The MIT residence halls, and subunits within those residence halls, have long enjoyed the opportunity to create unique personalities. This opportunity can be extended in exciting new educational directions. First, the personalities (themes) that are assumed can play an important role in the educational experience of its residents and the people of the MIT community with whom they interact. Second, MIT can expand its perspective on what is a "residence hall" through formal partnerships with otherwise "independent" living groups.
The themes that might be adopted by a house range well beyond the ethnic and cultural themes that are presently available within, for example, the existing language houses or Chocolate City. Of particular interest are those themes that are directed at the academic/community interface. Such themes will ideally be built around sustained relationships with faculty and staff who share those interests. These interests might be as formal as "persons interested in undergraduate research in the physical sciences" or as informal as "persons with a passion for fly fishing". Whatever the theme, it is the sustained relationship of a number of non-residents from throughout the community that is the particularly compelling opportunity within the theme house construct.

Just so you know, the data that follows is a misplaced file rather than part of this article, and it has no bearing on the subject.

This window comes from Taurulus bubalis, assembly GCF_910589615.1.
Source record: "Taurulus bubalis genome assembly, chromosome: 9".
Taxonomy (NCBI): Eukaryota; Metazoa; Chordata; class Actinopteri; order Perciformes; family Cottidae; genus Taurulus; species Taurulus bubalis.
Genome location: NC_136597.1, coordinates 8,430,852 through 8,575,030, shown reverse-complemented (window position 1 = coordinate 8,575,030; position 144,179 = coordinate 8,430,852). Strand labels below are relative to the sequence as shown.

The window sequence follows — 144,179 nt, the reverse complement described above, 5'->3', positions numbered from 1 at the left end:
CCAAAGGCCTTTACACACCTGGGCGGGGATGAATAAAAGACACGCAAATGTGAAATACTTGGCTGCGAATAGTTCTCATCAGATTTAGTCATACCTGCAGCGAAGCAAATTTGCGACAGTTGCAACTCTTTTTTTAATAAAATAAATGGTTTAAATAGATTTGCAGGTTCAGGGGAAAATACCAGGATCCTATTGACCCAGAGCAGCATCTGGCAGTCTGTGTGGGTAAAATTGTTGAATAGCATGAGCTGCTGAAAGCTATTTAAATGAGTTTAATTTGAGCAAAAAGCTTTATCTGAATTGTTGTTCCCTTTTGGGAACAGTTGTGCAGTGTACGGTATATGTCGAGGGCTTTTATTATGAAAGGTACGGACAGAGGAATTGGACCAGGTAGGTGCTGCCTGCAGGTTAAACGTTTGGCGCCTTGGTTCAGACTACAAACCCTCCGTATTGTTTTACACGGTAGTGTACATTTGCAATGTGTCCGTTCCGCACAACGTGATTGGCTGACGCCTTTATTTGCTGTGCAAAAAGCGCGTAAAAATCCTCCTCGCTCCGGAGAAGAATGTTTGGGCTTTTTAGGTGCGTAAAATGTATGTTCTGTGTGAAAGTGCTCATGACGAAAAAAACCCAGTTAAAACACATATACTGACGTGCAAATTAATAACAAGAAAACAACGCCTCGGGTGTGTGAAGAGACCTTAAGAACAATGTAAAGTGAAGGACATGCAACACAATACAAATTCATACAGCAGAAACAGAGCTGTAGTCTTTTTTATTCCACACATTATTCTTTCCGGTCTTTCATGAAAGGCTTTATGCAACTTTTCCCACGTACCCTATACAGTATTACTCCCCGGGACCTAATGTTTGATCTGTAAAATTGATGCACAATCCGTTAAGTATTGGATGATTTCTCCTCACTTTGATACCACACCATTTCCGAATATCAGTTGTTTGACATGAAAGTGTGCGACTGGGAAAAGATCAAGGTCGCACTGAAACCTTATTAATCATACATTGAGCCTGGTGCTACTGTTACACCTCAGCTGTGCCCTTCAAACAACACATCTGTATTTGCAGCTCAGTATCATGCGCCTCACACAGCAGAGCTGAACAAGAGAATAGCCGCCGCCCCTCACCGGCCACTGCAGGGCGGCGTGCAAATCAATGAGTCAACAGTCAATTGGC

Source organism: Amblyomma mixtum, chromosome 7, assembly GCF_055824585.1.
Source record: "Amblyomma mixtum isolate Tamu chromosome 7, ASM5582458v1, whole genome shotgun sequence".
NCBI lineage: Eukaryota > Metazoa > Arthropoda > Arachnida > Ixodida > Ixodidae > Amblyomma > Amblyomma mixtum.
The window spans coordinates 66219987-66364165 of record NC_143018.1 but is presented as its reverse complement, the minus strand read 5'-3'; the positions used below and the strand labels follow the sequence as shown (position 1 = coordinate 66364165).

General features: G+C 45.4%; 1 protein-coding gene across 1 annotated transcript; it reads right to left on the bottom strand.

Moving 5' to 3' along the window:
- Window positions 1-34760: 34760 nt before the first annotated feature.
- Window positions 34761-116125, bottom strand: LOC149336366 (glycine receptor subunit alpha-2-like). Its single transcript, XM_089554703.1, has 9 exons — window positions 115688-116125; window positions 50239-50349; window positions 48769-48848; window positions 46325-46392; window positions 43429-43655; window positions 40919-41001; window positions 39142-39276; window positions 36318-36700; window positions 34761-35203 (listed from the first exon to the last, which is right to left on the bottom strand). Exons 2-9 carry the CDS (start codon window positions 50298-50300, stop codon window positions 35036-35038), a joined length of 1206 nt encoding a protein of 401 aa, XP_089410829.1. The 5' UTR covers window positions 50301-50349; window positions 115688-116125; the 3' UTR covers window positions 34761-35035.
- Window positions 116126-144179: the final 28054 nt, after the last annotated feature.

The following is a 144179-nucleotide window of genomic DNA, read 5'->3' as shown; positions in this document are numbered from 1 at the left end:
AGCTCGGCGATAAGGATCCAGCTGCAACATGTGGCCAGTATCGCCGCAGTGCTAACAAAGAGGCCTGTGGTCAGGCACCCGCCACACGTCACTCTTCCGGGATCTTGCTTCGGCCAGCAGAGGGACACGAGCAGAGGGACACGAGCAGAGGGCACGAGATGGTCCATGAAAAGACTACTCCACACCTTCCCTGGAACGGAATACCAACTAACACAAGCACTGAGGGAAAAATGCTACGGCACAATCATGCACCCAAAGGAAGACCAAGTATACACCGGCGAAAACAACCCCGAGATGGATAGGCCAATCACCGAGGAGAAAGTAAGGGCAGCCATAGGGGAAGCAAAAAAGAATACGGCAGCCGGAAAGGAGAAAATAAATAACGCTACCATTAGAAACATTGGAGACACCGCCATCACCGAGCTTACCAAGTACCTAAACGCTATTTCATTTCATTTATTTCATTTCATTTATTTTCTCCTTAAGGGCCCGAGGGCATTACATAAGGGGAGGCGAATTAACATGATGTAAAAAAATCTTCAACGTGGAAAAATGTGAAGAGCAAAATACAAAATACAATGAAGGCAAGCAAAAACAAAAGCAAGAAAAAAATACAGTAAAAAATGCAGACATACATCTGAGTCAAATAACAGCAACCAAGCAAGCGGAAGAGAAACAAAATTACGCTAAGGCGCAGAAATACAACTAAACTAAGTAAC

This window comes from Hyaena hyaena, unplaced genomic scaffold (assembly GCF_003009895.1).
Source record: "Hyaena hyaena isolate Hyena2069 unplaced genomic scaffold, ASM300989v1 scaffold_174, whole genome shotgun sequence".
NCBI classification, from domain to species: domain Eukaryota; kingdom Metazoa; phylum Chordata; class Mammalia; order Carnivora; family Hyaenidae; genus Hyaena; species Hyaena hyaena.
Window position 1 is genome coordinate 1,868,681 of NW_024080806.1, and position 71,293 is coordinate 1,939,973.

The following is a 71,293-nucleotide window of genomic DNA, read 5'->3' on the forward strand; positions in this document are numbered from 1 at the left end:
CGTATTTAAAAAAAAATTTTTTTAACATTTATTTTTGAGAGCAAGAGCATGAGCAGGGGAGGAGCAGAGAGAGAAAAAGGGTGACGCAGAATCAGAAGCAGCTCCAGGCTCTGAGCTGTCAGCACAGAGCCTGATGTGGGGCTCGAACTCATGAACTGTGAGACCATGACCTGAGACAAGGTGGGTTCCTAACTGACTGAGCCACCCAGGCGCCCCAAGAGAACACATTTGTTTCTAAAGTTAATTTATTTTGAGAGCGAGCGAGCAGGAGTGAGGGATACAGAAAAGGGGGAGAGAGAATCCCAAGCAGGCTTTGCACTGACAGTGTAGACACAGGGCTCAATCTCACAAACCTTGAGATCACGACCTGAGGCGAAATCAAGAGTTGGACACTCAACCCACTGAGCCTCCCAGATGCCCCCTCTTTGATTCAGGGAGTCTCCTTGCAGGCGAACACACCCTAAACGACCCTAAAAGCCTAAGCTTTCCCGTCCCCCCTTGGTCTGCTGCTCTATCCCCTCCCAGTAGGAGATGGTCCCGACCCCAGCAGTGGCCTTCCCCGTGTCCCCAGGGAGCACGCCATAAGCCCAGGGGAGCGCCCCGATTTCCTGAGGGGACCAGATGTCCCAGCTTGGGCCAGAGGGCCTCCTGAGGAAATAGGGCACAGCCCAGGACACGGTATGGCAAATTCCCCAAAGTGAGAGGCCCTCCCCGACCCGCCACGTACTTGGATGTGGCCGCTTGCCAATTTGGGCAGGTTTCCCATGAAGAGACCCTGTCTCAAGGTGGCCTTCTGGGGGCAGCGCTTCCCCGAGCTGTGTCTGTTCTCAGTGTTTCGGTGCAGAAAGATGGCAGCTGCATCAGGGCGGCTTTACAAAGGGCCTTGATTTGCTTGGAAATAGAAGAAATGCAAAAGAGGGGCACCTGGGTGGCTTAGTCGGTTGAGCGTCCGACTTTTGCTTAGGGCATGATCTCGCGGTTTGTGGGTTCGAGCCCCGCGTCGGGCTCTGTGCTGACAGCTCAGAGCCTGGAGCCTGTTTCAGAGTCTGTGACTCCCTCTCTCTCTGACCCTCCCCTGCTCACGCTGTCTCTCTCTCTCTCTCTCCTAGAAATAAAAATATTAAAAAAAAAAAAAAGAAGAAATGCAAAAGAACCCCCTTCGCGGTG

A new mechanism will be created for residences to enter into formal partnerships with MIT, such that the residences are afforded the privileges of the MIT residence halls. These residences will be subject to the same control and oversight by MIT as are the residence halls, and will therefore be without independence. The smaller, self-contained community within the partnering house, however, provides the MIT residence system with the opportunity to offer very different experiences than are practical within the 100+ resident halls.
Policies and procedures will need to be created and adopted that describe the mechanisms by which a residence can apply to become a "theme house", the criteria MIT will use in accepting such an application, the constraints that MIT will impose on the living arrangements (including, for example, the possible requirement for resident housemaster(s)), the nature of the financial relationship between MIT and the parties that own the property (if not already MIT), and the review process that will allow the relationship to continue. While these policies and procedures will not be easily created or enacted, the "theme house" concept is conceptually solid and needs to be a vibrant part of the MIT residence system.